Another mistake is businesses will also start moving too many workloads to the cloud and choke on the complexity. Don’t do as they do, he said. You’ll end up with unhappy diners — and eventually — an empty restaurant.
When Alan Waite first started talking about the difficulty of private cloud computing, he likened what could go wrong to the nine circles of hell in Dante Alighieri’s Inferno, the 14th-century work chronicling the poet’s harrowing journey through the underworld.
“That was considered to be a bit too negative. So I’ve changed it to ‘stairway to heaven,'” said Waite, a Gartner analyst, at the research shop’s 2015 Catalyst convention in San Diego. “Anyway, my points are exactly the same.”
The truth is, Waite said, public cloud providers like Amazon Web Services and Microsoft Azure can host most everything far more efficiently than you can — no matter what size organization you run. So before anything else, think carefully about your data and whether it needs to be in a private cloud. When you’re crystal-clear on that, start climbing the stairway. Here are Waite’s milestones on the way to private cloud success.
Standardization. This is the No. 1 thing to think about, Waite said. IT can’t comfortably support multiple computing environments on a private cloud and be fast and efficient. “This is a hard conversation to have with the business,” he said. “But the more you can standardize — hypervisors, hardware platforms, operating systems environments, application environments — on your self-service portal, the more likely you are to succeed.”
Politics and team structure. To implement a private cloud environment, you must change your IT organizational structure, Waite said, and appoint a cloud architect and a cloud team to lead the initiative. “If you think that you’re going to keep your silos or server, storage, network, security, applications and so on, and maybe [IT will] have a meeting once a month where they talk about the cloud, it will not work,” he said.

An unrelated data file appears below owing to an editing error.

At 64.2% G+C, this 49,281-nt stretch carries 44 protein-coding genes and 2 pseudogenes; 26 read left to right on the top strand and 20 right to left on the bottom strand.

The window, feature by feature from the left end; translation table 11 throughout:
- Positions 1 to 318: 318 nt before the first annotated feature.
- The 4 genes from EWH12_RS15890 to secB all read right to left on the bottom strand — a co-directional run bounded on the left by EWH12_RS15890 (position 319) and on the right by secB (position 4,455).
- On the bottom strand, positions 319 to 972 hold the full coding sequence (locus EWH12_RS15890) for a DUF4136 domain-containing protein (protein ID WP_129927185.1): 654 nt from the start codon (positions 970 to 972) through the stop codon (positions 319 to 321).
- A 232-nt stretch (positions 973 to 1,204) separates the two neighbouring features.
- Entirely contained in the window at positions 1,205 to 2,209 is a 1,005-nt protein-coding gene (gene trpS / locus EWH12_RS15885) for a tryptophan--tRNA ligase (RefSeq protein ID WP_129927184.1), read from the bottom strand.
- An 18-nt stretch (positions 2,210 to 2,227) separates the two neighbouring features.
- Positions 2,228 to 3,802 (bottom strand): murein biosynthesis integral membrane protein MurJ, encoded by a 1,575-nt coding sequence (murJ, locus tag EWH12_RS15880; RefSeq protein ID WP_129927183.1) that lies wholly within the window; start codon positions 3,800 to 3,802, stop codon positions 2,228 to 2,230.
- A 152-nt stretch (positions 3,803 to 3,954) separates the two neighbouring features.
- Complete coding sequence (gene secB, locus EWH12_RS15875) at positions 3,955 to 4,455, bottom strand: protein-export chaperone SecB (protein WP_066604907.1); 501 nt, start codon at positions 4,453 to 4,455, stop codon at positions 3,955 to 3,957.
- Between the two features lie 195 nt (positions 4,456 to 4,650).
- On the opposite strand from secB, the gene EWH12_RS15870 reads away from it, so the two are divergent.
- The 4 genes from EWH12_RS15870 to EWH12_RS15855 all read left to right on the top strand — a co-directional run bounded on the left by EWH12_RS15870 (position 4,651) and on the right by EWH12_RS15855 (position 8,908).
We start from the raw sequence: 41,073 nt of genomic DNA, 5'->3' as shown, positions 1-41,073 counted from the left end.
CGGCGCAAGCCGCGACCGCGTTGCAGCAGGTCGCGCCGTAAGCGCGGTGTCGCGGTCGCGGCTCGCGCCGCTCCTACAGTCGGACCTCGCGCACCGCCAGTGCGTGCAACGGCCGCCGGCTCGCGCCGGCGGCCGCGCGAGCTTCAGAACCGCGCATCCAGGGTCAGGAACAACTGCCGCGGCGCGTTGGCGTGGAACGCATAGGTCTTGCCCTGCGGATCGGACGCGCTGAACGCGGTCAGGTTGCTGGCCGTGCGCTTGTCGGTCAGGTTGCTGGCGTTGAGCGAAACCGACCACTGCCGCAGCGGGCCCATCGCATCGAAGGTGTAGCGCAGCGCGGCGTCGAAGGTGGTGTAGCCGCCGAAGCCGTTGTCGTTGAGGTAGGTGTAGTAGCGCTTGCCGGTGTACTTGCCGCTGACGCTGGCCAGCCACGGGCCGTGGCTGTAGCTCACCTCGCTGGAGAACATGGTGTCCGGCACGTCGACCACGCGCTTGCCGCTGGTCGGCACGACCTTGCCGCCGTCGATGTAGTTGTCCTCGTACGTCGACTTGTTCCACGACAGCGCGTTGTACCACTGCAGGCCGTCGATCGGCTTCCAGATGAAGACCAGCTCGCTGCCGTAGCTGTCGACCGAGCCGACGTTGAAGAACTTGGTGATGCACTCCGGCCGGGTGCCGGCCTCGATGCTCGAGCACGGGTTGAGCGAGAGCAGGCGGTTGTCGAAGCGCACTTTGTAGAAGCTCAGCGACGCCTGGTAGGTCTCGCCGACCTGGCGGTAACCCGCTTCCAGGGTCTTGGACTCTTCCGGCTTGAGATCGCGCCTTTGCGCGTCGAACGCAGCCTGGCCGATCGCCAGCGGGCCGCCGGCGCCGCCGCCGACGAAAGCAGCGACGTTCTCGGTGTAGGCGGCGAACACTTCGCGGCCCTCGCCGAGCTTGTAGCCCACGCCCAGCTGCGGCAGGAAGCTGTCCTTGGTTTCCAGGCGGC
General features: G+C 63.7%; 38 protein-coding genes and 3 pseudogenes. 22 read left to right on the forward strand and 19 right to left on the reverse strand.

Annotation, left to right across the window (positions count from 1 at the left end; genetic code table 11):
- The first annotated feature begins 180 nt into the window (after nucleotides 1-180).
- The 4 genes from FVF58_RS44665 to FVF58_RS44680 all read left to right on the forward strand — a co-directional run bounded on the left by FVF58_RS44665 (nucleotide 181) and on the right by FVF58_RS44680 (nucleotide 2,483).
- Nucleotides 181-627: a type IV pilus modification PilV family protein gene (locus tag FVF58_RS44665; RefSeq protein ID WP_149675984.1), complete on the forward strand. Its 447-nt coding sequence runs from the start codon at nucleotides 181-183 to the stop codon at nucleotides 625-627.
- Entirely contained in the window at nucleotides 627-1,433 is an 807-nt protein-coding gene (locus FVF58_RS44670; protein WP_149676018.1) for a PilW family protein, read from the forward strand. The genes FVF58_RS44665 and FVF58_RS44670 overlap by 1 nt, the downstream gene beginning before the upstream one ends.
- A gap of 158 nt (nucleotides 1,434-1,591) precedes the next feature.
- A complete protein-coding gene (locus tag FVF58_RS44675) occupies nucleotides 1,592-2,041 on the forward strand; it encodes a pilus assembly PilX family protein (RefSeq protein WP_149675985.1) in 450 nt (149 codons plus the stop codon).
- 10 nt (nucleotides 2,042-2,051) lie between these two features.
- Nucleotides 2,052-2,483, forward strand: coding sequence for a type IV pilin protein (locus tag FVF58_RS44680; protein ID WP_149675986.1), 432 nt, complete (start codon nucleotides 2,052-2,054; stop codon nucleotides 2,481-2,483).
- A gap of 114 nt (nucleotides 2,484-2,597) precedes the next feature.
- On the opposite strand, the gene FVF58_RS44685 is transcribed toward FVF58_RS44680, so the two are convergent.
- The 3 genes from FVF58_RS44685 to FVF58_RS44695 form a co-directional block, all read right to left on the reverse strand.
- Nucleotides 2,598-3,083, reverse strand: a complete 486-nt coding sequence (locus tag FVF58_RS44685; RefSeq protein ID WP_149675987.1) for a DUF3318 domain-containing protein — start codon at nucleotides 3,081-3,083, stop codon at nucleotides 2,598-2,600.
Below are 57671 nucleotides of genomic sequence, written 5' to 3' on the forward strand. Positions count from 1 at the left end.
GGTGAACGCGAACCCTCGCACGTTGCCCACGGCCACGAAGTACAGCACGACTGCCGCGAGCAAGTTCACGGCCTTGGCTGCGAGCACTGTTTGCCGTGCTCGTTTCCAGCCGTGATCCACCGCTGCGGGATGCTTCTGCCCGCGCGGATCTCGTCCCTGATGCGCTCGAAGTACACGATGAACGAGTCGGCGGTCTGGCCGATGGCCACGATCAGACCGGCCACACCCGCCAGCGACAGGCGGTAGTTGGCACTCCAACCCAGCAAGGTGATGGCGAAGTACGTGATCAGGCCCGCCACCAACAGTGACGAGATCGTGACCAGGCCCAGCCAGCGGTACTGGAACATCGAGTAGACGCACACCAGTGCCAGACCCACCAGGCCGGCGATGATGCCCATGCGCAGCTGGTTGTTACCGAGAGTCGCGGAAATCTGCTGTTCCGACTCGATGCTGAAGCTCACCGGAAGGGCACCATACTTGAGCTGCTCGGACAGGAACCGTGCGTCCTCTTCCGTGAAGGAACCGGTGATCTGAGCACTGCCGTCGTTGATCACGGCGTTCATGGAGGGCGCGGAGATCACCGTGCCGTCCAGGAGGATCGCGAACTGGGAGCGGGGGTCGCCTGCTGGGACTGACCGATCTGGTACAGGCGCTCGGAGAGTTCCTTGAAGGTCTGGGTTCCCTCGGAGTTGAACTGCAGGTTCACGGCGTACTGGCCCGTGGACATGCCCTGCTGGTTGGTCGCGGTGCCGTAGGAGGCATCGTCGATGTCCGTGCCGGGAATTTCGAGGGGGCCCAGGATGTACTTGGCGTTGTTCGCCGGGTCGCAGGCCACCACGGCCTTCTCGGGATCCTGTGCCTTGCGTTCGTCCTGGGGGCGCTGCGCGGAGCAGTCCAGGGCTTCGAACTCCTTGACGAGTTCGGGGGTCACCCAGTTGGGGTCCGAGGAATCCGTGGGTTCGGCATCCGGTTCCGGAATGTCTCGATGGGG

Process and governance. Before building the technology for a private cloud, build a governance structure that will support provisioning — that is, tap computing resources when users need them, Waite said. One client told Waite that he could supply a business application with the resources it needed to run in 11 minutes, but all the approvals required on the business side for it to happen would take three days. That’s unacceptable, Waite said. “Fix the provisioning process before you start.”
Automation complexity. “This is the next thing that runs in to trouble, trying to do too much too soon,” Waite said. Start small, automating just a few important workloads, and progress from there. Otherwise, complexity will grow exponentially — and failure will follow, he said.
Check out part two of this two-part tip for other technology and people issues businesses will encounter as they build a private cloud.
The big data conversations among CIOs and senior IT leaders are starting to shift to the Internet of Things, according to Jill Dyche, vice president of best practices at SAS Institute Inc. “I still see them as two different things, but the feedback I’m getting is that big data is evolving into IoT,” she said.
In preparation for 2016, Dyche has been talking with her CIO clients and polling SAS account executives to find out what customers are clamoring for, and a couple of questions related to IoT have started to emerge. They are as follows:
- What’s needed? CIOs and IT leaders are asking what technologies or functionalities they’ll need for IoT that they don’t already have in their big data ecosystems — such as event stream processing, Dyche said.
- Who should execute? CIOs and senior IT leaders are asking who needs to be on the team. Should it be a mix of incumbent data warehousing experts, data scientists and Hadoop specialists? Dyche said the subtext behind this question is about training versus hiring: What tasks can the current IT department take on and what tasks will require new talent.
- Who owns it? One conversation Dyche said she’s having with just about every CIO and senior IT leader she’s working with is who should own and fund projects like IoT — as well as big data and even application development. “The common assumption of the early adopters is that IT will own and enable the stack,” she said. It will supply the event stream processing, the grid platform and the network speed, but CIOs and senior IT leaders are also demanding that the business steps up and makes use of the technology.